Wednesday, December 16, 2020

Draining the Mill Pond

People walking across the drained frozen mill pond 1916-17.
Trestle and flume visible, left; St. Bridget's spire, right.
One wonders what is on the bottom of the mill pond. No one is allowed to swim in it, or boat on it, so people who own a diver’s face mask, or have the ability to look over the side of a boat on a calm day, cannot fathom what lies on the bottom.

What we do know is that the mill pond is not a ‘kettle pond.’ The most famous kettle pond in Massachusetts is Walden Pond, 65 acres in area and more than 100 feet deep at its deepest. Kettle ponds closer to Maynard, not famous and not as deep, include White Pond (Concord), Crystal Lake, Sudbury (old name “Bottomless Pond”), and possibly White Pond (Hudson), for which Maynard owns water rights, and until 1999, sourced some of its tap water from there.

Toward the end of the last ice age, when the glaciers of ice as much as two miles thick were melting in place there were many instances in which large (LARGE!) blocks of ice remained as a remnant while the ice surrounding it melted, leaving an ice ‘island’ separate from the face of the glacier. As the glacier melted, meltwater would carry sand- and gravel-sized particles to settle around the ice blocks. On occasion, meltwater lakes were contained behind an ice dam, the sudden failure of which would release a vigorous flood of water that would move sizeable rocks.  When the remnant ice blocks finally melted, what remained were open depressions surrounded by deep layers of sand and gravel and rocks. Wherever the groundwater table is high enough, these kettles become permanent ponds, replenished by rain falling on the surrounding sandy plain. Walden Pond has no surface streams flowing into it, nor an exit stream leaving it, yet it persists, with a surface level that averages 158 feet above sea level. It rises or drops several feet above or below that based on previous years’ rainfall and snowmelt.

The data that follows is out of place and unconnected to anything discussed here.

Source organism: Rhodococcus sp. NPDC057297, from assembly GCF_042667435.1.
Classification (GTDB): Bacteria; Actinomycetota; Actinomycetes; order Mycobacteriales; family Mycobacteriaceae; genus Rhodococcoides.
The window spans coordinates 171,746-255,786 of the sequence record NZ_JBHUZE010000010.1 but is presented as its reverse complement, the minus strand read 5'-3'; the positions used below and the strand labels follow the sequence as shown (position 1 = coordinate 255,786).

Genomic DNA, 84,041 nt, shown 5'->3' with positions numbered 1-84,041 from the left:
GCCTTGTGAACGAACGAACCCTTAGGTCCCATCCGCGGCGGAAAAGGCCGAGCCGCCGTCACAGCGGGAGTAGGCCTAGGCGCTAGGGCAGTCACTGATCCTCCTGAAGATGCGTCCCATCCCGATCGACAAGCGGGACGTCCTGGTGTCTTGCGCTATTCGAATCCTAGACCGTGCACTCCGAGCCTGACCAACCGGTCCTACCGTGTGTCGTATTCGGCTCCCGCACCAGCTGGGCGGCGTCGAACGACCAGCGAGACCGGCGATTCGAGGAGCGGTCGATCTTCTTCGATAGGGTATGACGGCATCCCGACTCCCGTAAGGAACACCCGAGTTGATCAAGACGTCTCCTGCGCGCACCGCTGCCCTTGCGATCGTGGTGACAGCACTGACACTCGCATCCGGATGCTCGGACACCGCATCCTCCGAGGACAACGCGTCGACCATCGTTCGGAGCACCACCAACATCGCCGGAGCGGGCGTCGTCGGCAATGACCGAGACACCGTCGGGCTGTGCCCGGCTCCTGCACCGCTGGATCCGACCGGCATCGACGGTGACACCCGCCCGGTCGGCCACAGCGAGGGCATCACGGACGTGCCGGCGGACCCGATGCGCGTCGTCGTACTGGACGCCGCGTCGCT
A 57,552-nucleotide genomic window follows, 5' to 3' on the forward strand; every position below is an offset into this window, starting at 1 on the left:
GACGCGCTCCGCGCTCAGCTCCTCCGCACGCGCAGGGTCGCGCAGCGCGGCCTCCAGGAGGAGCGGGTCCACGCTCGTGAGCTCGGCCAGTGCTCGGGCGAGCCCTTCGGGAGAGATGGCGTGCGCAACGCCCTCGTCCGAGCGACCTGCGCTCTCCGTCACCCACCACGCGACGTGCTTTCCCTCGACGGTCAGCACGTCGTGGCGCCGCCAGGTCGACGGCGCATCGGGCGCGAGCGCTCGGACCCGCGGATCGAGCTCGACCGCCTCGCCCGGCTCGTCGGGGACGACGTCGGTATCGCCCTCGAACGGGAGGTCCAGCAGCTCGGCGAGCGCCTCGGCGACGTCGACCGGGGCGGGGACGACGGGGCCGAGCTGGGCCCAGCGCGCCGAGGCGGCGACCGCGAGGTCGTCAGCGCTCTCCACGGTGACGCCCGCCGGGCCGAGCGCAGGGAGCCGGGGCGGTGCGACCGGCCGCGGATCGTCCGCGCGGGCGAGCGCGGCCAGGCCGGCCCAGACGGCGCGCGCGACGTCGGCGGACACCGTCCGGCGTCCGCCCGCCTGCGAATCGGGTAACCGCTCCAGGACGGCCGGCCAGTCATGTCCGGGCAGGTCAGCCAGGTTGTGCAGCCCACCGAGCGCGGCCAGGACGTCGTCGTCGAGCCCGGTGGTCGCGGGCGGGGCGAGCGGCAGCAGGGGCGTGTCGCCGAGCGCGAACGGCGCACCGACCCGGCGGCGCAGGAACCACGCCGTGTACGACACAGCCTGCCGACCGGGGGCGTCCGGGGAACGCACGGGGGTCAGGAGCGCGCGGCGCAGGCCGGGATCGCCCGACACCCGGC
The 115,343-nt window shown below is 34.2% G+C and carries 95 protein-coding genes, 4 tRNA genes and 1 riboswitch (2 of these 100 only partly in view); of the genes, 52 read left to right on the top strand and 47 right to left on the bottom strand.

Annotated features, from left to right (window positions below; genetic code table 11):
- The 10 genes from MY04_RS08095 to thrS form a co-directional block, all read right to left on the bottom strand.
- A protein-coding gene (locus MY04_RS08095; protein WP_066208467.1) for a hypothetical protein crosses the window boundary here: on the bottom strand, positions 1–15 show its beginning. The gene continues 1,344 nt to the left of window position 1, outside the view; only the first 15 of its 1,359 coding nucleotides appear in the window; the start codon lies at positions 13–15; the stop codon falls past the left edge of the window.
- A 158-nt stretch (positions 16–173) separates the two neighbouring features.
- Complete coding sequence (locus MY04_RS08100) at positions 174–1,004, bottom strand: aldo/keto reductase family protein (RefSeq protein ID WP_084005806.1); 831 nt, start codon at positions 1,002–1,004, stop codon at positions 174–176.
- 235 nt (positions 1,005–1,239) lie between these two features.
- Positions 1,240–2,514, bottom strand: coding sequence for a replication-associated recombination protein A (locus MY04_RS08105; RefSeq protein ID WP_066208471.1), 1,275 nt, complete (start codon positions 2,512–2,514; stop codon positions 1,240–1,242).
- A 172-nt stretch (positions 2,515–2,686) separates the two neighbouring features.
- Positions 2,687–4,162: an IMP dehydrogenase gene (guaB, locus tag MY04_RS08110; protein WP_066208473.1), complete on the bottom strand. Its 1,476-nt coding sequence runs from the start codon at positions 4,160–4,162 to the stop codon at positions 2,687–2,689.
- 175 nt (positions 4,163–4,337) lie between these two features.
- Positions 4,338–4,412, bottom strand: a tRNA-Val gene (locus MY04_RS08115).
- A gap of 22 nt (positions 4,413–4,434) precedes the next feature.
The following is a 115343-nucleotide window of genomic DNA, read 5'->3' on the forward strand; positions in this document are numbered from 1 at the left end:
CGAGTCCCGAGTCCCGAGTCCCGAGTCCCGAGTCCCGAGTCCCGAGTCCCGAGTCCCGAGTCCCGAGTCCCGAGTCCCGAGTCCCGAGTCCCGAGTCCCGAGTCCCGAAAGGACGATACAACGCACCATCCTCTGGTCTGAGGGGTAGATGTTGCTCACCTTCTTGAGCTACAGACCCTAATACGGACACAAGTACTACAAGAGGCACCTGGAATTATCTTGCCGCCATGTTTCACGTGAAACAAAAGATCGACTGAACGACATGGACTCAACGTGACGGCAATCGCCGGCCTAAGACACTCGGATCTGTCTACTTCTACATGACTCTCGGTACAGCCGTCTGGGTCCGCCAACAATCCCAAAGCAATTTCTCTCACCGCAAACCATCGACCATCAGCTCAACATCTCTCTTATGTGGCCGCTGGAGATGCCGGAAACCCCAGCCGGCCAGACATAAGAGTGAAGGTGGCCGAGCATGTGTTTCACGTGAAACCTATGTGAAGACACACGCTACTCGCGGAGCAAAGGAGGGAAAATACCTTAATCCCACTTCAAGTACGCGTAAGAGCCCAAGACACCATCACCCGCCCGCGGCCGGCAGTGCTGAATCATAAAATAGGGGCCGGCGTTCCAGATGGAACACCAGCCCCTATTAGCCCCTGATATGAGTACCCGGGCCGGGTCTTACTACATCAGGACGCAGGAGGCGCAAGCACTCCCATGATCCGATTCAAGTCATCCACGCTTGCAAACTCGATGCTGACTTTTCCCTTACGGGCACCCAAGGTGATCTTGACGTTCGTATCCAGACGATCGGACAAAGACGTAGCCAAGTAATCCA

Maynard’s mill pond and its water level are artifacts of the mill’s construction and management. When Amory Maynard and William Knight came looking for a site for a woolen mill in 1846, they each had mill ownership in the past. They deeply understood water power. Key to the attractiveness of Assabet Village as a potential mill site was the fact that at Rockbottom (not yet renamed Gleasondale), the site of the nearest existing dam upstream, was more than four miles away, so that if they could figure a means to dam the Assabet River to their advantage, they could back up a large enough volume of water for year-round operation without interfering with the operation of the Rockbottom dam.

Where the mill pond is now was originally a swamp; by building a large dam upstream from where there had been a modest dam at Mill Street, and also constructing a canal to where the first mill building was built, they were able to flood the swamp. Lost to unrecorded history (?) is whether a dike or other construction was needed to prevent the newly elevated body of water from finding a route to the river that was not through the mill’s waterwheel. The net result was getting the equivalent of 50 horsepower of ‘free’ power, six days a week, 52 weeks a year. This was enough initially, but by 1862, coal-fired steam engines began to augment, and then finally replace, water power.